Warren Buffett says that when the tide goes out you see who is swimming naked. There are several factors that exacerbate this bear market. Excessive debt is one form of swimming naked. The 2008 financial crisis was primarily caused by excessive debt on homes much of it done by homeowners with poor credit. When they couldn’t pay the financial markets froze and many banks failed. This time, buying stocks and bonds and using derivatives on margin may be the single biggest reason for the magnitude of the drop. Investors using debt to buy investments will get margin calls (brokers forcing sales of investments because the borrowing is too high against the lower value of the investments). As investments drop, causing forced sales which makes markets more volatile than they would be otherwise. Also, institutional investors use hedging techniques that usually work to reduce the risk in their portfolios, (i.e. they buy investments that normally go up when stocks or bonds go down). However, in severe bear markets the negative correlations don’t work as intended as many of the investments used as hedges go down also, Ouch again! I would be willing to bet Ben’s house that one or more large hedge funds goes spectacularly bankrupt before this is over. (Ben here again- Gary’s right but let him bet his house, not mine.)
Jason Zweig, writing in the March 7th edition of the Wall Street Journal says:
Investing, now more than ever, is about controlling the controllable. You can’t control the markets. You can’t control the coronavirus. You can control your own behavior, although that requires making accurate, honest predictions about yourself.
Controlling the controllable doesn’t just mean shrugging off whatever is out of your power. It also means putting some calm and serious thought into what is within your power. Your future success may depend less on what markets do-and more on spending a few quiet minutes figuring out who you are as an investor.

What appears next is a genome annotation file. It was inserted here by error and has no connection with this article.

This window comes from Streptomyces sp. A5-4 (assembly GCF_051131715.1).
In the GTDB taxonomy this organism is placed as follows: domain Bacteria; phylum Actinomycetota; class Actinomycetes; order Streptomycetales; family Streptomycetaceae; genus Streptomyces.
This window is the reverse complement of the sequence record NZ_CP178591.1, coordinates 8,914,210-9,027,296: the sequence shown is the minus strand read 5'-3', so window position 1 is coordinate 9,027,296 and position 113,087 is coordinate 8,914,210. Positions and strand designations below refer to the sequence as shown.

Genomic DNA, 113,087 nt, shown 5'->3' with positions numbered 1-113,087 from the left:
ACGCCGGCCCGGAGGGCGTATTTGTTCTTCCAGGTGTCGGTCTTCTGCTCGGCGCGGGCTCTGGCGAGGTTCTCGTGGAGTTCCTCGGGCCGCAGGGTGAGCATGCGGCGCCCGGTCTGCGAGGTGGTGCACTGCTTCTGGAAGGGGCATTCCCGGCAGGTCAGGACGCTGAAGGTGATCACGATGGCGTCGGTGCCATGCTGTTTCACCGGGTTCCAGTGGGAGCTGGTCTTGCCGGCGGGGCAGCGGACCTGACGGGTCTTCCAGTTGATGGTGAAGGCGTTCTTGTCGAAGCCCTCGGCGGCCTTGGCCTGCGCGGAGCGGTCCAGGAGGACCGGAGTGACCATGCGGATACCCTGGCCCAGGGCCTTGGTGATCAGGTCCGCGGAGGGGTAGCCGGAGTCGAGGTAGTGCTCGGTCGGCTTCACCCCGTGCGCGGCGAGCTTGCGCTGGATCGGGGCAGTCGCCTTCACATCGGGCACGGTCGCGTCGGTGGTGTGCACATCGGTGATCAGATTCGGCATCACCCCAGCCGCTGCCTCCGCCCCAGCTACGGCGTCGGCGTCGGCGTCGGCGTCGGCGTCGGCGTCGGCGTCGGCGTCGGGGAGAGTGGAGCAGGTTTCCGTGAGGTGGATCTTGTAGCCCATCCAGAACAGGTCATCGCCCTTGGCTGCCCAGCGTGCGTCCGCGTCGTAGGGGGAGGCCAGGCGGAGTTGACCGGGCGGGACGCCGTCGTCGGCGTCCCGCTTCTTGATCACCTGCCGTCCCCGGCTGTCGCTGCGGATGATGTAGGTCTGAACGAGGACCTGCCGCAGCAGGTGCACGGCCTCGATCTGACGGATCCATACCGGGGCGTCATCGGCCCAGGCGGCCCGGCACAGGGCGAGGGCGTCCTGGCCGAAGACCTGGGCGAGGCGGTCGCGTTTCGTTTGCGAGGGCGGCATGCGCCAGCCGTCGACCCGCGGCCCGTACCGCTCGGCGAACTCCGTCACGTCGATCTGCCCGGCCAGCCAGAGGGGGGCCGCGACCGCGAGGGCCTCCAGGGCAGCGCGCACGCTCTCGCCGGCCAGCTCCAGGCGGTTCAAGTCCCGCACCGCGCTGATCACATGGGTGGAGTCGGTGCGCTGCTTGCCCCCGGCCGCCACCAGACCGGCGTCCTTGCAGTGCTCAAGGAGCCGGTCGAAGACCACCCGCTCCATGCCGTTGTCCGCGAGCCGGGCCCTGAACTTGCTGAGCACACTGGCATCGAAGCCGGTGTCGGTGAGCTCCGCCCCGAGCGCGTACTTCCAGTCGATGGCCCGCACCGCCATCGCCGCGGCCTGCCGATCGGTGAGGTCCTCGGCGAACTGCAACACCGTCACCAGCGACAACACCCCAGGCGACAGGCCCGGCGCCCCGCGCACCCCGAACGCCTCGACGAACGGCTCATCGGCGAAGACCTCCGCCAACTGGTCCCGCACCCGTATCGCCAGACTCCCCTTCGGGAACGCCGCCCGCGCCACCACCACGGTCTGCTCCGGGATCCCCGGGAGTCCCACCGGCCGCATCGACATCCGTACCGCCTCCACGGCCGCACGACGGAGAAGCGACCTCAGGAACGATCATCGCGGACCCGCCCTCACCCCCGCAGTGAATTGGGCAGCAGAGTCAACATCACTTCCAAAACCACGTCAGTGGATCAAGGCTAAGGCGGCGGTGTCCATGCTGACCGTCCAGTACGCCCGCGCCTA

Bottom line, much of what Jason says is about controlling your emotions. Emotions make you want to buy more stocks when the market is shooting up and your neighbor or relative is bragging about the big gains he/she is making (also called FOMO-fear of missing out) or wanting to sell after the market has already dropped a lot. Emotions induce you to make the wrong move at the wrong time. This is where Ben adds a lot of value by helping you keep your emotions in check. As an example, during the dark days of the 2008 market crash, I had a client who became very scared and wanted to cash out of her stocks. Many of her coworkers were selling everything and moving to cash. That’s all they talked about during work breaks. She talked to me about the situation and wanted to sell. I assured her that staying course, continuing to invest monthly in her 401k plan was the right thing to do. She decided to stay the course. In the end, she made out very well as the investments she made in the dark days turned out to be the best investments, buying at the lowest prices. Her coworkers avoided the worst of the drop but missed out on the sharp gains that occurred right after the market bottom.
Ben and I have been talking about rebalancing your portfolios. You will probably see trades over the next days and weeks as Ben rebalances. If the market continues to drop, we’ll probably rebalance again. By doing this you will buy more stocks (engines of future growth) at cheaper prices. (Remember: buy low, sell high.). Of course, don’t hesitate to get in touch with Ben if you want to talk about anything. I hope your found this note helpful. Until next time.